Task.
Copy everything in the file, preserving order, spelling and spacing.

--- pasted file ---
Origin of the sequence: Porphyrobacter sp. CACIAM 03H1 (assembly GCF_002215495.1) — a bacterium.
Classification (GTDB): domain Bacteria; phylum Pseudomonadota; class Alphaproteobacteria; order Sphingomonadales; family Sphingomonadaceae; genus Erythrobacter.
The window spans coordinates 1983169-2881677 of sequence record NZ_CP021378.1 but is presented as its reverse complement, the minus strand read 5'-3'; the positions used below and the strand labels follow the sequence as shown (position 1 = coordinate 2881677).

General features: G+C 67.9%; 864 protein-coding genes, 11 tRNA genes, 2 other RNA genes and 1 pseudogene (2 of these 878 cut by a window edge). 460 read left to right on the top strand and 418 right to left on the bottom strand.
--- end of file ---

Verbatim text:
Origin of the sequence: Porphyrobacter sp. CACIAM 03H1 (assembly GCF_002215495.1) — a bacterium.
Classification (GTDB): domain Bacteria; phylum Pseudomonadota; class Alphaproteobacteria; order Sphingomonadales; family Sphingomonadaceae; genus Erythrobacter.
The window spans coordinates 1983169-2881677 of sequence record NZ_CP021378.1 but is presented as its reverse complement, the minus strand read 5'-3'; the positions used below and the strand labels follow the sequence as shown (position 1 = coordinate 2881677).

General features: G+C 67.9%; 864 protein-coding genes, 11 tRNA genes, 2 other RNA genes and 1 pseudogene (2 of these 878 cut by a window edge). 460 read left to right on the top strand and 418 right to left on the bottom strand.